Sometimes, GPS fails you. Surprisingly often, it seems to think a tiny dirt road through a field is a real road, which results in a lot of ‘Really?! Really?!!’ sort of moments, looking down at that blue track on my phone, looking up at the unpaved path cut through the bushes before me. But that’s what I get for setting off with a vague idea of where I’m going and a blind trust in technology.
The destination was Ninh Hiep, a small village in Gia Lam district, about 20km north of Hanoi’s Old Quarter. It’s a somewhat straight shot north across Chuong Duong Bridge through sprawling Long Bien and then, in our case, a quick jaunt through some farmland. Now famous for its fabric market, the village has a long history in medicinal herbs and weaving. According to legend, it was founded by an herbalist named Ly Nuong, whom the locals still honour at Kieu Temple, one of Ninh Hiep’s many pagodas.
We entered the village via a backroad (thanks but no thanks, Google Maps), dropping us straight from the dusty countryside into the chaos of a street market. We inched along with the traffic, through an ancient stone gate almost hidden by the stylish garb that hung around it, and made a desperate beeline down an alleyway to escape the turmoil. With no app to drop a pin on the map for us, we resorted to plan B — drive around and ask. After a few requests of “Cho vai?”, we were pointed in the direction of the fabric market.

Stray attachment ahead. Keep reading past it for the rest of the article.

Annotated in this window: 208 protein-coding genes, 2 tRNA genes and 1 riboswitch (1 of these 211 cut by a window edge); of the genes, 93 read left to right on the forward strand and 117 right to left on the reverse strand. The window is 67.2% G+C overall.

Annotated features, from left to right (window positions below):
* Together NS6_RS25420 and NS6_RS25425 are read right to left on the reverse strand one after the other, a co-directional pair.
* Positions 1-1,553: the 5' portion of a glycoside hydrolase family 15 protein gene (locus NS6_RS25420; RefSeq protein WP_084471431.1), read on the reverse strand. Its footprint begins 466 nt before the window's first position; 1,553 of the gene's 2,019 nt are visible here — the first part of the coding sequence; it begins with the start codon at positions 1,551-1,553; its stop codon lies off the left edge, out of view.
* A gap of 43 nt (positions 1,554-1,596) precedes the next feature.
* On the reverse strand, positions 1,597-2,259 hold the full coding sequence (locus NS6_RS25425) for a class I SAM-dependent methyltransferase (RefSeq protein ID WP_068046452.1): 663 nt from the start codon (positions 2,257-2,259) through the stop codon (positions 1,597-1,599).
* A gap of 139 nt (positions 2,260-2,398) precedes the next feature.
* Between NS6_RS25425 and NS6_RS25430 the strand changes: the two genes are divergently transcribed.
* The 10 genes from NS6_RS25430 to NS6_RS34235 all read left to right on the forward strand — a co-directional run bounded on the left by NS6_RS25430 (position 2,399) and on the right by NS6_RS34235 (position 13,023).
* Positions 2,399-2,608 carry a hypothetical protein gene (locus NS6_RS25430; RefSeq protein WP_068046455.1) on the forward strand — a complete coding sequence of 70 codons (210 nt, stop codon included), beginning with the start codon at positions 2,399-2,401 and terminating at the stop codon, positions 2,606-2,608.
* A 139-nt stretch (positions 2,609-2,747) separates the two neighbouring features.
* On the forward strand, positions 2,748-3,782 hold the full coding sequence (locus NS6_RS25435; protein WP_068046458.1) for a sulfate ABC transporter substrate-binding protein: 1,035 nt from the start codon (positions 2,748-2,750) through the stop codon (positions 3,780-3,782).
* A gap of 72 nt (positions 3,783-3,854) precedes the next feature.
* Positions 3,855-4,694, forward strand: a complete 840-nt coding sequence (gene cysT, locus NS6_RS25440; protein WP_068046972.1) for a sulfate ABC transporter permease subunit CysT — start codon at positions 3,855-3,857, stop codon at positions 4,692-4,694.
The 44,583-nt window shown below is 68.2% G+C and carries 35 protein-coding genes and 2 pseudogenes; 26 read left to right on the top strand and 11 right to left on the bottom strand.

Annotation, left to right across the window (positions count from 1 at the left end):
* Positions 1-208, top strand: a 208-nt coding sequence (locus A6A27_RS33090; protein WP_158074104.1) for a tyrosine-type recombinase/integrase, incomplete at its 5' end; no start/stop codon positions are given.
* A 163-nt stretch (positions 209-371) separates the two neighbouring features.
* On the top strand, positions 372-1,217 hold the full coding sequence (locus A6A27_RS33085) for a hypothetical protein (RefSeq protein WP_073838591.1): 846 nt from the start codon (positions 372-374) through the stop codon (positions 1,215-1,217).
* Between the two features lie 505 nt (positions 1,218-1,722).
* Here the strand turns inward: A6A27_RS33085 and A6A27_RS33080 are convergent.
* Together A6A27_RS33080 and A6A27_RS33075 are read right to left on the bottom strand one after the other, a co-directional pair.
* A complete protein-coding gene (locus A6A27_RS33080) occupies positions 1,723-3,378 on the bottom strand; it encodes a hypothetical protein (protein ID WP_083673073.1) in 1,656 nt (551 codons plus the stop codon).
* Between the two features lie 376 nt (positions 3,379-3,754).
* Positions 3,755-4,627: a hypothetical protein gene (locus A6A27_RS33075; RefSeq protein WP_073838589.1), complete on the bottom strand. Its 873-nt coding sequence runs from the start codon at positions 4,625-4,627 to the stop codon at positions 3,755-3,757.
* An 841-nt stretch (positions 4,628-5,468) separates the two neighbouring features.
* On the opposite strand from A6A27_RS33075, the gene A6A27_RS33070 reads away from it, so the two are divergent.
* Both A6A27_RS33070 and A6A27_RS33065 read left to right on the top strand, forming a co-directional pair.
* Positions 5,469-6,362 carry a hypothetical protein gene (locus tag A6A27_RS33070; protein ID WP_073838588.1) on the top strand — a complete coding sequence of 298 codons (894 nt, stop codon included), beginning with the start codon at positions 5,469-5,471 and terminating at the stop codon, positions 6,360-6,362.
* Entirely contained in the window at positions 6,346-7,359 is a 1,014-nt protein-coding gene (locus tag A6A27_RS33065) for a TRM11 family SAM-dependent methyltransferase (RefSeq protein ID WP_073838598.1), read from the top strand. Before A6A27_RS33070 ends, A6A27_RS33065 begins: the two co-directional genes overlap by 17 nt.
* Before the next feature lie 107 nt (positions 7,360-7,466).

The Aladdin’s Cave
Each stall in this dim, covered bazaar is overflowing with colours and textures. Something about the fabric market turns me into a hyperactive child, intent on touching absolutely everything in sight. “I want that one, and that one!” we exclaimed, running our hands over jersey, fleece, velour, silk and even fake bearskin.
This place has everything, so it’s advisable to have some concept of what you want to make with your fabrics before you arrive, and a vague idea of the materials and colours you’re looking for. Forget about organisation; this is a tactile experience, and you’ll have to inspect everything by hand to find what you want. Fabric can be bought by the metre or the kilo, and the more you buy, the cheaper you can barter the price down. Word on the street says you can find designer fabrics hidden in the mess, leftovers from Chinese factories, if you know what you’re looking for. You can also find buttons, lace, iron-on patches and even fake Chanel appliqués, so you can DIY your own knock-offs.
After touching almost every fabric I could reach, I settled on a practical cotton jersey knit with brown-on-brown stripes, a pair of comfy tailor-made harem pants dancing in my head. At first, the seller wanted VND70,000 per metre, but I haggled a bit until we settled on two metres for VND100,000. I suspect it could have been cheaper (I’ve heard of metres going as low as VND30,000), but I had my heart set on that particular fabric, and she could see it in my eyes. Bartering 101; feigning your apathy is key. It’s a skill I have yet to master, but a few more trips to Ninh Hiep should help me polish my technique.
Go north across the Chuong Duong bridge. Stay straight until you cross a second bridge, and the road becomes Ha Huy Tap. Turn right onto Ninh Hiep. Roadside fabric stalls will come into view — ask where the market is.